GAT was used to measure IOP (Haag-Streit, Koeniz, Switzerland) before pupil dilation.22 A single drop of topical anaesthesia (amethocaine hydrochloride 0.5%) was administered into the inferior conjunctival sac and a dry strip of fluorescein stained the cornea. One reading was taken from each eye and recorded. If the reading was >21 mm Hg, then a repeat reading was taken, and the second reading was used.
A detailed interviewer-administered questionnaire was used to collect demographic data, lifestyle risk factors (eg, smoking), medical history (eg, hypertension and diabetes), ocular history (eg, glaucoma) and medication use. Ethnicities were set by the Singapore census,23 and participants were given a choice to be interviewed in English, Malay or Tamil. Blood samples were collected for analysis of haemoglobin A1c (HbA1c) and plasma glucose. Hypertension was defined as SBP ≥140 mm Hg and/or DBP ≥90 mm Hg and/or self-reported physician diagnosed hypertension and/or history of antihypertensive medication. Newly diagnosed hypertensive were defined as individuals having hypertension at follow-up visit but were normotensive at baseline visit. Diabetes was defined as HbA1c ≥6.5%, non-fasting plasma glucose ≥11.1 mmol/L, self-reported physician diagnosed diabetes or history of glucose-lowering medication. Participants’ height was measured in centimetres using a wall-mounted measuring tape, and weight was measured in kilograms using a digital scale (SECA, model 782 2321009, Germany). Smoking status was defined as those never smoked, current smokers and past smokers. Body mass index (BMI) was calculated as body weight (in kilograms) divided by body height (in metres) squared.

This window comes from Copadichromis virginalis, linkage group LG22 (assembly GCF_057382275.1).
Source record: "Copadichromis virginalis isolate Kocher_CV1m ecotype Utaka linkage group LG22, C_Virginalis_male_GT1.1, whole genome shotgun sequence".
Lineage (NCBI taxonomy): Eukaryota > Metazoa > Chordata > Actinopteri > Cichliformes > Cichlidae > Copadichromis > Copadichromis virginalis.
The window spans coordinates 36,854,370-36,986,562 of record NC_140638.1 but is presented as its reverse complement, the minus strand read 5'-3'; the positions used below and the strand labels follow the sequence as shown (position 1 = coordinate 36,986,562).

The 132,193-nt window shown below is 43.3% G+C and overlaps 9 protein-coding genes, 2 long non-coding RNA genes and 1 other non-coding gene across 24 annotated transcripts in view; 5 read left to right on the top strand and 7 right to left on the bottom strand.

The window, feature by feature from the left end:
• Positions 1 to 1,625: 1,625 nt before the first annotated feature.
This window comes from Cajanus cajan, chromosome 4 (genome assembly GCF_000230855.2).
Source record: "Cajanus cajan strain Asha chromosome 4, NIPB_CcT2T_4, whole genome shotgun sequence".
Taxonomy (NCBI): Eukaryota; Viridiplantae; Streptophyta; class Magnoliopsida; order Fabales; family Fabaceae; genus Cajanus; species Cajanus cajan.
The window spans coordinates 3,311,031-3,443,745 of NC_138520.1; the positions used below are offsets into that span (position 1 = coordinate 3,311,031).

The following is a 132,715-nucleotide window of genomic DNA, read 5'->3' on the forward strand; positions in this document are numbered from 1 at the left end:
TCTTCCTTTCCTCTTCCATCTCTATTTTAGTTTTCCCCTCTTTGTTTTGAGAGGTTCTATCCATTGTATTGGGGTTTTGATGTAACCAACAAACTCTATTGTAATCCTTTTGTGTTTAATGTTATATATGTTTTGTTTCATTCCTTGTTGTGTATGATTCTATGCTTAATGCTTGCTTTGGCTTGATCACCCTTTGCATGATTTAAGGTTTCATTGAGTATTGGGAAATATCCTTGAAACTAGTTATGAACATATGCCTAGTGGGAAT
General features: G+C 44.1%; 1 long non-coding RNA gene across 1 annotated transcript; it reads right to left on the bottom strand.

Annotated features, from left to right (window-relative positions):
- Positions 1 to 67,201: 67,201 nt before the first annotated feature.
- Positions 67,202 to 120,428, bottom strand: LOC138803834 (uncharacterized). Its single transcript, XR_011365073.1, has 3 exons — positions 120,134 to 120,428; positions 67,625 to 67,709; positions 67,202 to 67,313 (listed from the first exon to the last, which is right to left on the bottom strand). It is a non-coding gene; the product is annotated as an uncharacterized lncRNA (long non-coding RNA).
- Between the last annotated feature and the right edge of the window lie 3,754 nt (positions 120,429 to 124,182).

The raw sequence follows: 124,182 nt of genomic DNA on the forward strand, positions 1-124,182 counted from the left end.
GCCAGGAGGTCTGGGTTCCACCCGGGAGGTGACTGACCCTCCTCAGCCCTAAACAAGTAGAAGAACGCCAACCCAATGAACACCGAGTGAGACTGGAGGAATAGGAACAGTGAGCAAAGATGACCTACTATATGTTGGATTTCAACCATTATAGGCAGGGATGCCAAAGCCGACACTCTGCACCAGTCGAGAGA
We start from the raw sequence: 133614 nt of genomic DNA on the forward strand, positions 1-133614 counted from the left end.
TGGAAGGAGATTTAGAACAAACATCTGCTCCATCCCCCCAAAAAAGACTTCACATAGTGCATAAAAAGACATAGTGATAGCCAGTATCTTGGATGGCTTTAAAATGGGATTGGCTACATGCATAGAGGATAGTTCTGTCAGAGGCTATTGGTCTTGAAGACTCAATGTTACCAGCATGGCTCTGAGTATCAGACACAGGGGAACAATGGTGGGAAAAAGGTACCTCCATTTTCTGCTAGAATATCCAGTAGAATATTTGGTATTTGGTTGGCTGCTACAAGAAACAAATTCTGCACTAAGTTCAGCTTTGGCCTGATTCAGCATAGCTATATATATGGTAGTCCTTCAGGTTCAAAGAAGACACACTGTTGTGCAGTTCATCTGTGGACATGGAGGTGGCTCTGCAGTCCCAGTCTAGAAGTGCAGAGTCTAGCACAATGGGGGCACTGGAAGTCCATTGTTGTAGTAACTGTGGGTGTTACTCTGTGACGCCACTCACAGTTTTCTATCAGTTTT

All baseline values were defined as obtained during baseline examinations. Primary outcome was change in IOP, defined as the difference between the 6-year IOP and the baseline IOP (ie, IOP at 6-year visit minus IOP at baseline). To compare the characteristics of participants among groups, one-way analysis of variance test was performed for continuous variables, and χ2 test was used for categorical variables. There was a strong correlation between the intereye IOPs in the baseline (r=0.893, p<0.001) and follow-up (r=0.891, p<0.001) IOPs. GEE is able to appropriately account for intereye correlation as well as to maximise power and precision of the dataset.24 25 Association between ocular and systemic factors (independent variables) with changes in IOP (dependent variable) were assessed using multivariate linear regression models with generalised estimating equations that accounted for intereye correlation. In addition to age, gender, ethnicity and baseline IOP, factors with p<0.10 in the first model were included in the multivariate model. Hypertension status was coded as a set of indicator variables with normotension as the reference group. Data were analysed with statistical software (STATA, V.13.1).